iPad for the enterprise? Maybe
Analysts are split on whether the new device will fit in at work
Computerworld - If Apple Inc.'s new iPad is going to make its way into large business settings, IT managers will first need to do some careful evaluations, because even tech analysts are split on the idea.
Ted Schadler, an analyst at Forrester Research Inc., blogged yesterday that the iPad will most likely enter the enterprise through the consumer door -- just as the iPhone did.
"Make no mistake, this is an attractive business tool," Schadler wrote. "Laptops will be left at home."
But Phillip Redman at Gartner Inc., and Steve Hilton at Analysys Mason, disagree. In separate e-mail comments, both said that the iPad doesn't fit into the enterprise at all.
"Not enterprise material," Hilton wrote, noting that the iPad lacks common office productivity tools, uses a custom chip set and lasts only 10 hours on battery when Wi-Fi isn't running.
Schadler's case in favor of using the iPad in big business settings was fairly detailed. He noted, for instance, that 20% of companies already support iPhones, and the iPad is "just a big iPhone to them."
Citing Apple's historic ability to time its products for the market, Schadler said the iPad is designed for information workers who have taken to equipping themselves with the tools they need, rather than simply using what their employers provide. Schadler calls that trend "technology populism."
Noting that mobile professionals make up 28% of the workforce, Schadler added that the iPad "offers some superior characteristics for the things that mobile professionals care about." And the things they care about include messaging and collaboration; a full Web experience -- which the iPad offers with its 9.7-in. screen; access to business media -- which users will get with features like the iPad's New York Times app; and full-size document tools -- which the iPad offers with its support of iWorks.
He even suggested that Microsoft start building iPad software into the Office format. "This thing will take off among high-net-worth mobile pros," he said.
Au contraire, Hilton said in an e-mail. "I don't see a fit at all [with enterprise users]," he said, arguing that the iPad really will be a niche product that fits into the netbook market generally.
"It befuddles us that Apple seeks to kill the netbook segment," added Hilton. "The netbook was committing hari-kari just fine without the iPad."
The good news for techies trying to decide whether the iPad will do well in the enterprise is this: There's time to make a decision. The Wi-Fi-only model doesn't go on sale for 60 days, and the pricier Wi-Fi-plus-3G model won't hit the streets until the end of April, according to Apple.
Matt Hamblen covers mobile and wireless, smartphones and other handhelds, and wireless networking for Computerworld. Follow Matt on Twitter at @matthamblen, send e-mail to email@example.com or subscribe to Matt's RSS feed .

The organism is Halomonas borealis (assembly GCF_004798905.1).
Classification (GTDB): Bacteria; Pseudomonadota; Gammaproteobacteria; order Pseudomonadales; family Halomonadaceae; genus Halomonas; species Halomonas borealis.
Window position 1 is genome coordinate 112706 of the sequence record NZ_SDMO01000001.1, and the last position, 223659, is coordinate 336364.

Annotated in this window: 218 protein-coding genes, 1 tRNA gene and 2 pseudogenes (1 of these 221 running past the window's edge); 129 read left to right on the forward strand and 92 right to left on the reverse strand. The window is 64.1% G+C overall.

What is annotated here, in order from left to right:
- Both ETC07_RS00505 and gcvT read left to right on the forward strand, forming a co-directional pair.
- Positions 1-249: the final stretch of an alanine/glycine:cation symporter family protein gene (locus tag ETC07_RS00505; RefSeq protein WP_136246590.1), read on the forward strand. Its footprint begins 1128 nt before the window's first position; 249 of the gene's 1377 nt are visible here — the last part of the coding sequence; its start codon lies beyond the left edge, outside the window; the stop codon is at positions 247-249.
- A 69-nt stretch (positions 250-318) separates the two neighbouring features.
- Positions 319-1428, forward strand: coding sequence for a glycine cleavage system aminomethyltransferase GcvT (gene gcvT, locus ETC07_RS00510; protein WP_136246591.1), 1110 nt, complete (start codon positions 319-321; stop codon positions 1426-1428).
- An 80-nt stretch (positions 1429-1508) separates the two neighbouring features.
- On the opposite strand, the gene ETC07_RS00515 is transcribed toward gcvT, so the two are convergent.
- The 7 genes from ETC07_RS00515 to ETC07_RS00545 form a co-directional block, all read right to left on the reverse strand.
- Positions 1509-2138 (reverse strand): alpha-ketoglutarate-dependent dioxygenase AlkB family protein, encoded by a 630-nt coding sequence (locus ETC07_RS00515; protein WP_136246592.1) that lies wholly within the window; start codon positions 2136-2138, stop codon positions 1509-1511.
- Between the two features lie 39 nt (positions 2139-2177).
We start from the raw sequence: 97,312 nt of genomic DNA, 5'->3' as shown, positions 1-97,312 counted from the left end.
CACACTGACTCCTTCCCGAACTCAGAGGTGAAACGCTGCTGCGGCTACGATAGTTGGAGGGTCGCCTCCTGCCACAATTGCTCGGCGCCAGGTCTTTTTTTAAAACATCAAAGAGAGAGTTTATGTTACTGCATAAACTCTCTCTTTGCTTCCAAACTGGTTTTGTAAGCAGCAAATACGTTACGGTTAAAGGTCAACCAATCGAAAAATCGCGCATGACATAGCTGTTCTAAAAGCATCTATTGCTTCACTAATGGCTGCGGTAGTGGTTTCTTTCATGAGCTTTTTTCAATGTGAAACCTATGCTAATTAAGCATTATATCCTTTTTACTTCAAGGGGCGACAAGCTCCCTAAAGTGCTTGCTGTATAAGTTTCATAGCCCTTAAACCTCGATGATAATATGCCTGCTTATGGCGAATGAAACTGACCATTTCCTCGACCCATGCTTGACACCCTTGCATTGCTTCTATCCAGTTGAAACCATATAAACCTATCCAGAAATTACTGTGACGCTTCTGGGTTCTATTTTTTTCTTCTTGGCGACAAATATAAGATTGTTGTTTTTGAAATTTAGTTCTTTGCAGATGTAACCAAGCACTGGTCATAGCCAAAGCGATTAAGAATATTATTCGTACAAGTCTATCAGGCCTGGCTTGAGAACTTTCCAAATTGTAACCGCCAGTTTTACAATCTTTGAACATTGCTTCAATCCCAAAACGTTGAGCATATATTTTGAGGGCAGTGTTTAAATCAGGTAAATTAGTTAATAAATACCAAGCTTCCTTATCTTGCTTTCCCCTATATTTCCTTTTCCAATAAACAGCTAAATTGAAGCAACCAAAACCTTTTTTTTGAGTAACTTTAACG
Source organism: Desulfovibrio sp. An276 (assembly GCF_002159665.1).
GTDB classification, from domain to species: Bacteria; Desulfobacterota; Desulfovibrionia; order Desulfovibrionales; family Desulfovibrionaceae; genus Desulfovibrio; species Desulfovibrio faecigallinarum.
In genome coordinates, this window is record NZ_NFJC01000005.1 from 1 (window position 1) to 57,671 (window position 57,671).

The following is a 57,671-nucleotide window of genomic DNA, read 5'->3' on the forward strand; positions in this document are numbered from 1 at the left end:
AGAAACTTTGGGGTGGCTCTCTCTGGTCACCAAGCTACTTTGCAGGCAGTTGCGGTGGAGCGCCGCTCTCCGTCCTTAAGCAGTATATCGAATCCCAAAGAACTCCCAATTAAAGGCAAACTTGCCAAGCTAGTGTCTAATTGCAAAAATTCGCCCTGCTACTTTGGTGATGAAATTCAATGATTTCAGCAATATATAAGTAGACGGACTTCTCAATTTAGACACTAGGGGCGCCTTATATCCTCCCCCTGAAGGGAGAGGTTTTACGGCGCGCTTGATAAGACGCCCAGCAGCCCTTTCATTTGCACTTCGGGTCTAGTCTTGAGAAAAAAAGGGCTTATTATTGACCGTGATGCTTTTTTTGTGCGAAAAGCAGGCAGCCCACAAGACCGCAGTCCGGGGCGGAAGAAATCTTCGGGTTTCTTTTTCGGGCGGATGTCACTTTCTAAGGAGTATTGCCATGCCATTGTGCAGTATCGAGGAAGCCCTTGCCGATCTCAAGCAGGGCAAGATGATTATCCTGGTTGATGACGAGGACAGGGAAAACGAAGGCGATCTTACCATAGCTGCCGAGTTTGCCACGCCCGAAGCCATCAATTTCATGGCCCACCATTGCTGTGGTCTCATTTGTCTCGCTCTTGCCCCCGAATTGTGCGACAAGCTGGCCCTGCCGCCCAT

- Apple plays hardball with iPad Mini reveal
- Apple breezes to PC sales' top spot as Windows share decays
- Analyst tallies perks of September launch of new iPhone, iPad
- Analyst predicts stellar iPad sales in next week's Apple earnings
- Nexus 7 holds up better than iPad in drop, water-dunk tests
- With iPad Mini, Apple would remain tablet king through '16, says IDC
- Apple demands ipad3.com domain
- Chrome for iOS snatches top spot on App Store
- iPad in the Enterprise: IT Must Stay Ahead of the Curve
- Skepticism mounts over Windows RT's enterprise role
Read more about Macintosh in Computerworld's Macintosh Topic Center.
- 15 Non-Certified IT Skills Growing in Demand
- How 19 Tech Titans Target Healthcare
- Twitter Suffering From Growing Pains (and Facebook Comparisons)
- Agile Comes to Data Integration
- Slideshow: 7 security mistakes people make with their mobile device
- iOS vs. Android: Which is more secure?
- 11 sure signs you've been hacked
- The Critical Role of Support in Your Enterprise Mobility Management Strategy Most business leaders underestimate the importance of tech support when they choose an EMM solution. Here's what to put on your checklist.
- Separating Work and Personal at the Platform Level: How BlackBerry Balance Works BlackBerry® Balance™ separates work from personal on the same mobile device, right at a platform level. Find out how it can work for...
- Protection for Every Enterprise: How BlackBerry Security Works Get an IT-level review of BlackBerry® Security, addressing data leakage protection, certified encryption, containerization and much more.
- Future Focus: What's Coming in Enterprise Mobility Management (EMM) Find out why Enterprise Mobility Management (EMM) solutions that are truly future-ready must be designed to enable Machine-to-Machine (M2M) capabilities and much more.
- Getting Ready for BlackBerry Enterprise Service 10.2 Find out how BlackBerry® Enterprise Service 10 helps organizations address the full spectrum of EMM challenges, while balancing the needs of both the...
- Containerization Options: How to Choose the Best DLP Solution for Your Organization This webcast outlines a framework for making the right choice when it comes to containerization approaches, along with the pros and cons of... All Macintosh White Papers | Webcasts